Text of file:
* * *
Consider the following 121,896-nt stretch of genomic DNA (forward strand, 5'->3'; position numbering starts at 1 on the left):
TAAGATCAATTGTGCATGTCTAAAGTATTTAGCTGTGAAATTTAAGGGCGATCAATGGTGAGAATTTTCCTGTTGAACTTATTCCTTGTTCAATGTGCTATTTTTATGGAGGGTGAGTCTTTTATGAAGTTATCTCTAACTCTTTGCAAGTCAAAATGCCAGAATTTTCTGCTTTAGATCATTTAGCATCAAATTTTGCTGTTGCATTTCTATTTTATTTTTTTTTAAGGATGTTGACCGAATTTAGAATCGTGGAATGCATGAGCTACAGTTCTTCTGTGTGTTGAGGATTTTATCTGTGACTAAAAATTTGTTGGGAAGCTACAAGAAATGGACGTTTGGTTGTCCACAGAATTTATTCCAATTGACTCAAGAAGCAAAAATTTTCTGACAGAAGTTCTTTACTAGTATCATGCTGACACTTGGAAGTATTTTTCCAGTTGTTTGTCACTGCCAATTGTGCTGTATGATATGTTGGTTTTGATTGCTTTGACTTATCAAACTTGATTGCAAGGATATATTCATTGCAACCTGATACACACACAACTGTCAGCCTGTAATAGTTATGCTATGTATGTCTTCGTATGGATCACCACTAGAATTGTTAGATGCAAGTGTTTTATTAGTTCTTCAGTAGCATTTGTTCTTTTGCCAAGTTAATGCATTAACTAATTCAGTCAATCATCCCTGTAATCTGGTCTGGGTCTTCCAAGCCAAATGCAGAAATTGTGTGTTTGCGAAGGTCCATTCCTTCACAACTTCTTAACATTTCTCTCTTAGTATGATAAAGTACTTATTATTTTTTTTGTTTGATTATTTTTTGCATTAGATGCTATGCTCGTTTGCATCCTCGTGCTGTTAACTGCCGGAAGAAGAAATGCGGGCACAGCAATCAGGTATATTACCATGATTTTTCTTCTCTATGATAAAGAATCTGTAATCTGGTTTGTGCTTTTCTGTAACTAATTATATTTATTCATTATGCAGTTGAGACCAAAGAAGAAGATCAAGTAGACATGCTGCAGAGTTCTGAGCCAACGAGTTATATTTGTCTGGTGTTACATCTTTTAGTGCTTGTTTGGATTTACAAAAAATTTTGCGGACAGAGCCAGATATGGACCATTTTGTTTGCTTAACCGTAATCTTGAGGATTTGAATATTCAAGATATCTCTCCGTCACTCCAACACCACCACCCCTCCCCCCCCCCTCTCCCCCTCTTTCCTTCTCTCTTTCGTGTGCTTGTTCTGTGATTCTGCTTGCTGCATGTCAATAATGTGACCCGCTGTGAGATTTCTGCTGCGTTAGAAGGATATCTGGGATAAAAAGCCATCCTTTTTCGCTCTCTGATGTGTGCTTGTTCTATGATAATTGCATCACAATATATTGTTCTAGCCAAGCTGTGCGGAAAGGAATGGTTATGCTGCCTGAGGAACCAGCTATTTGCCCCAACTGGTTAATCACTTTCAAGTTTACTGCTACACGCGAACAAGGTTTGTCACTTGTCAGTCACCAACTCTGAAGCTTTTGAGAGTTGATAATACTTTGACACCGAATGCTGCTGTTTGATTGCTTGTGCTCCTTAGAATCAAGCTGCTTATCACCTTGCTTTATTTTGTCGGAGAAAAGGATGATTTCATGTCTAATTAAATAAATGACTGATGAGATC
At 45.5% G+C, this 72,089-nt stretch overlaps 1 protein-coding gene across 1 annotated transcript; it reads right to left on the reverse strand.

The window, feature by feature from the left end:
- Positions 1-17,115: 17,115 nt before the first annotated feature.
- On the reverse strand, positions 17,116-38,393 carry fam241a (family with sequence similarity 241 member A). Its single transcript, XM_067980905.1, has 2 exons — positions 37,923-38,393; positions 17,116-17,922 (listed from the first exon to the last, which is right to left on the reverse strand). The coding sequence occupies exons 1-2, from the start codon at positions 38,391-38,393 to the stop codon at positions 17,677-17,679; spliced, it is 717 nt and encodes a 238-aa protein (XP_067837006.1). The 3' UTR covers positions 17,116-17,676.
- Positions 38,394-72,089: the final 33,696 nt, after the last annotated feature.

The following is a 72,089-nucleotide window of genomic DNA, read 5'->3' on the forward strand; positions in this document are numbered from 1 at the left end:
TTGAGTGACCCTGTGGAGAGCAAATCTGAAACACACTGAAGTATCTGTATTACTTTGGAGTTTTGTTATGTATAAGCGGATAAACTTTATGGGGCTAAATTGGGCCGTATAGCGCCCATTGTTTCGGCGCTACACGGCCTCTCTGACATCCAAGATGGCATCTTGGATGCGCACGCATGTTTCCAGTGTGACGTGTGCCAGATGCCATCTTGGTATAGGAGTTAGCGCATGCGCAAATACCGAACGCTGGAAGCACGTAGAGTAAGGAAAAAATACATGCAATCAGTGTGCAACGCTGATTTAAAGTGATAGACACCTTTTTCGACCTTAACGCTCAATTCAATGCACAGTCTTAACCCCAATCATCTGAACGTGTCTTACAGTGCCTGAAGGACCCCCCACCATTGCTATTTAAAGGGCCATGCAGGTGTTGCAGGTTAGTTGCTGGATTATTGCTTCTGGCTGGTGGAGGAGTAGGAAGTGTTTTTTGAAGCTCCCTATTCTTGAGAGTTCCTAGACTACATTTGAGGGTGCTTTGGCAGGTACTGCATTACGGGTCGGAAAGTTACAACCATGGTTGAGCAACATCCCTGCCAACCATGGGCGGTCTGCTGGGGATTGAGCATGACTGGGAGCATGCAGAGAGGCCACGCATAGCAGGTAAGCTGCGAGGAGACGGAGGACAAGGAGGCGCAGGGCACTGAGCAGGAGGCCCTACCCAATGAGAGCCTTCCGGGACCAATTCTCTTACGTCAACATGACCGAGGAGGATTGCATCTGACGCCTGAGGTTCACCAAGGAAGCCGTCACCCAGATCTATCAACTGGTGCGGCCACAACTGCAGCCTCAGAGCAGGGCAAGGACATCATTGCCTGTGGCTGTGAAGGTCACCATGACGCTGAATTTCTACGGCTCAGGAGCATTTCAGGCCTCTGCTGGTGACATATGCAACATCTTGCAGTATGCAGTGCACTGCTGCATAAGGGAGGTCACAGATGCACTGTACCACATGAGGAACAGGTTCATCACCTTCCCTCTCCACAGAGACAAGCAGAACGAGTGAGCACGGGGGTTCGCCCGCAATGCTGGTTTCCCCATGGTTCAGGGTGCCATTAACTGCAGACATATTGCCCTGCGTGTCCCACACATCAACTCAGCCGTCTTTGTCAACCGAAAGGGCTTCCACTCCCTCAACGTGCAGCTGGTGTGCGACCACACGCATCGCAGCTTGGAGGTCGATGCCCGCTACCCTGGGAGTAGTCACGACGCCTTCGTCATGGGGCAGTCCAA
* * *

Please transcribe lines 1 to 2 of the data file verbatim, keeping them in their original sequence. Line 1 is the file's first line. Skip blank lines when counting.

Consider the following 121,896-nt stretch of genomic DNA (forward strand, 5'->3'; position numbering starts at 1 on the left):
TAAGATCAATTGTGCATGTCTAAAGTATTTAGCTGTGAAATTTAAGGGCGATCAATGGTGAGAATTTTCCTGTTGAACTTATTCCTTGTTCAATGTGCTATTTTTATGGAGGGTGAGTCTTTTATGAAGTTATCTCTAACTCTTTGCAAGTCAAAATGCCAGAATTTTCTGCTTTAGATCATTTAGCATCAAATTTTGCTGTTGCATTTCTATTTTATTTTTTTTTAAGGATGTTGACCGAATTTAGAATCGTGGAATGCATGAGCTACAGTTCTTCTGTGTGTTGAGGATTTTATCTGTGACTAAAAATTTGTTGGGAAGCTACAAGAAATGGACGTTTGGTTGTCCACAGAATTTATTCCAATTGACTCAAGAAGCAAAAATTTTCTGACAGAAGTTCTTTACTAGTATCATGCTGACACTTGGAAGTATTTTTCCAGTTGTTTGTCACTGCCAATTGTGCTGTATGATATGTTGGTTTTGATTGCTTTGACTTATCAAACTTGATTGCAAGGATATATTCATTGCAACCTGATACACACACAACTGTCAGCCTGTAATAGTTATGCTATGTATGTCTTCGTATGGATCACCACTAGAATTGTTAGATGCAAGTGTTTTATTAGTTCTTCAGTAGCATTTGTTCTTTTGCCAAGTTAATGCATTAACTAATTCAGTCAATCATCCCTGTAATCTGGTCTGGGTCTTCCAAGCCAAATGCAGAAATTGTGTGTTTGCGAAGGTCCATTCCTTCACAACTTCTTAACATTTCTCTCTTAGTATGATAAAGTACTTATTATTTTTTTTGTTTGATTATTTTTTGCATTAGATGCTATGCTCGTTTGCATCCTCGTGCTGTTAACTGCCGGAAGAAGAAATGCGGGCACAGCAATCAGGTATATTACCATGATTTTTCTTCTCTATGATAAAGAATCTGTAATCTGGTTTGTGCTTTTCTGTAACTAATTATATTTATTCATTATGCAGTTGAGACCAAAGAAGAAGATCAAGTAGACATGCTGCAGAGTTCTGAGCCAACGAGTTATATTTGTCTGGTGTTACATCTTTTAGTGCTTGTTTGGATTTACAAAAAATTTTGCGGACAGAGCCAGATATGGACCATTTTGTTTGCTTAACCGTAATCTTGAGGATTTGAATATTCAAGATATCTCTCCGTCACTCCAACACCACCACCCCTCCCCCCCCCCTCTCCCCCTCTTTCCTTCTCTCTTTCGTGTGCTTGTTCTGTGATTCTGCTTGCTGCATGTCAATAATGTGACCCGCTGTGAGATTTCTGCTGCGTTAGAAGGATATCTGGGATAAAAAGCCATCCTTTTTCGCTCTCTGATGTGTGCTTGTTCTATGATAATTGCATCACAATATATTGTTCTAGCCAAGCTGTGCGGAAAGGAATGGTTATGCTGCCTGAGGAACCAGCTATTTGCCCCAACTGGTTAATCACTTTCAAGTTTACTGCTACACGCGAACAAGGTTTGTCACTTGTCAGTCACCAACTCTGAAGCTTTTGAGAGTTGATAATACTTTGACACCGAATGCTGCTGTTTGATTGCTTGTGCTCCTTAGAATCAAGCTGCTTATCACCTTGCTTTATTTTGTCGGAGAAAAGGATGATTTCATGTCTAATTAAATAAATGACTGATGAGATC